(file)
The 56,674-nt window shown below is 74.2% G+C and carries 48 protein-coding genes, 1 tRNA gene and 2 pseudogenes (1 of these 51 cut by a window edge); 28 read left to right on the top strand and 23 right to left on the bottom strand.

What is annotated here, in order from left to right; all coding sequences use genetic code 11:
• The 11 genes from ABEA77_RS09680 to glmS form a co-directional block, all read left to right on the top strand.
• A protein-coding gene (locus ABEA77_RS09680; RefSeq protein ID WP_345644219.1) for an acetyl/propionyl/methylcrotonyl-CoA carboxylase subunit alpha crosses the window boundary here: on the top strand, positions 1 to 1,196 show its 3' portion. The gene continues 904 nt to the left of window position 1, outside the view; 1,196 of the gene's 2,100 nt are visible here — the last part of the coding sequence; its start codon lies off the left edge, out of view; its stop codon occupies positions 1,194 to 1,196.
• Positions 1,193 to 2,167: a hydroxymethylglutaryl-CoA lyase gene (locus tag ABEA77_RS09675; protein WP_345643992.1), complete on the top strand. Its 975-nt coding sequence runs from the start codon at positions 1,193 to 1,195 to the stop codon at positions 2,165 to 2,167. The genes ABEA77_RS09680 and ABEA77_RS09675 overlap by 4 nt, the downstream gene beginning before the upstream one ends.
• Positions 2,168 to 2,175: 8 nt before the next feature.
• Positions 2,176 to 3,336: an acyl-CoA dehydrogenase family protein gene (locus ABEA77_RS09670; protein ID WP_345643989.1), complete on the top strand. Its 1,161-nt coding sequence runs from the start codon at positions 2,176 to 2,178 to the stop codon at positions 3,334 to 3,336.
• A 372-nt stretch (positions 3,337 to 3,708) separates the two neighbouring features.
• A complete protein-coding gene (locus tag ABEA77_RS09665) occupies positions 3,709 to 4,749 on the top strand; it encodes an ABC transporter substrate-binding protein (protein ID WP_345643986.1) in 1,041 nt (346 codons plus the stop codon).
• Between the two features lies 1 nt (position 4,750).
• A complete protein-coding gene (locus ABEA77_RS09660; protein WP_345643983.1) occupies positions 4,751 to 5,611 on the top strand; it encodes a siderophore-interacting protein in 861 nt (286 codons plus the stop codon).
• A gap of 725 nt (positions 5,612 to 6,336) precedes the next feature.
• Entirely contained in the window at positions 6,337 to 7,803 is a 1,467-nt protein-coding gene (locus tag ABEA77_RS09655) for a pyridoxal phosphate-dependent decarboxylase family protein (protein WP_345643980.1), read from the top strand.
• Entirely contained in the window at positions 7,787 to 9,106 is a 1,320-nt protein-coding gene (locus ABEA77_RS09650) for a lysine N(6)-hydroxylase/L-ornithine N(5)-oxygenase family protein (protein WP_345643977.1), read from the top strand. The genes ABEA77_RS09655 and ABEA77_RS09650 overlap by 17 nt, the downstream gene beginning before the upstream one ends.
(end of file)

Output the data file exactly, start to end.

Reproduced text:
The 56,674-nt window shown below is 74.2% G+C and carries 48 protein-coding genes, 1 tRNA gene and 2 pseudogenes (1 of these 51 cut by a window edge); 28 read left to right on the top strand and 23 right to left on the bottom strand.

What is annotated here, in order from left to right; all coding sequences use genetic code 11:
• The 11 genes from ABEA77_RS09680 to glmS form a co-directional block, all read left to right on the top strand.
• A protein-coding gene (locus ABEA77_RS09680; RefSeq protein ID WP_345644219.1) for an acetyl/propionyl/methylcrotonyl-CoA carboxylase subunit alpha crosses the window boundary here: on the top strand, positions 1 to 1,196 show its 3' portion. The gene continues 904 nt to the left of window position 1, outside the view; 1,196 of the gene's 2,100 nt are visible here — the last part of the coding sequence; its start codon lies off the left edge, out of view; its stop codon occupies positions 1,194 to 1,196.
• Positions 1,193 to 2,167: a hydroxymethylglutaryl-CoA lyase gene (locus tag ABEA77_RS09675; protein WP_345643992.1), complete on the top strand. Its 975-nt coding sequence runs from the start codon at positions 1,193 to 1,195 to the stop codon at positions 2,165 to 2,167. The genes ABEA77_RS09680 and ABEA77_RS09675 overlap by 4 nt, the downstream gene beginning before the upstream one ends.
• Positions 2,168 to 2,175: 8 nt before the next feature.
• Positions 2,176 to 3,336: an acyl-CoA dehydrogenase family protein gene (locus ABEA77_RS09670; protein ID WP_345643989.1), complete on the top strand. Its 1,161-nt coding sequence runs from the start codon at positions 2,176 to 2,178 to the stop codon at positions 3,334 to 3,336.
• A 372-nt stretch (positions 3,337 to 3,708) separates the two neighbouring features.
• A complete protein-coding gene (locus tag ABEA77_RS09665) occupies positions 3,709 to 4,749 on the top strand; it encodes an ABC transporter substrate-binding protein (protein ID WP_345643986.1) in 1,041 nt (346 codons plus the stop codon).
• Between the two features lies 1 nt (position 4,750).
• A complete protein-coding gene (locus ABEA77_RS09660; protein WP_345643983.1) occupies positions 4,751 to 5,611 on the top strand; it encodes a siderophore-interacting protein in 861 nt (286 codons plus the stop codon).
• A gap of 725 nt (positions 5,612 to 6,336) precedes the next feature.
• Entirely contained in the window at positions 6,337 to 7,803 is a 1,467-nt protein-coding gene (locus tag ABEA77_RS09655) for a pyridoxal phosphate-dependent decarboxylase family protein (protein WP_345643980.1), read from the top strand.
• Entirely contained in the window at positions 7,787 to 9,106 is a 1,320-nt protein-coding gene (locus ABEA77_RS09650) for a lysine N(6)-hydroxylase/L-ornithine N(5)-oxygenase family protein (protein WP_345643977.1), read from the top strand. The genes ABEA77_RS09655 and ABEA77_RS09650 overlap by 17 nt, the downstream gene beginning before the upstream one ends.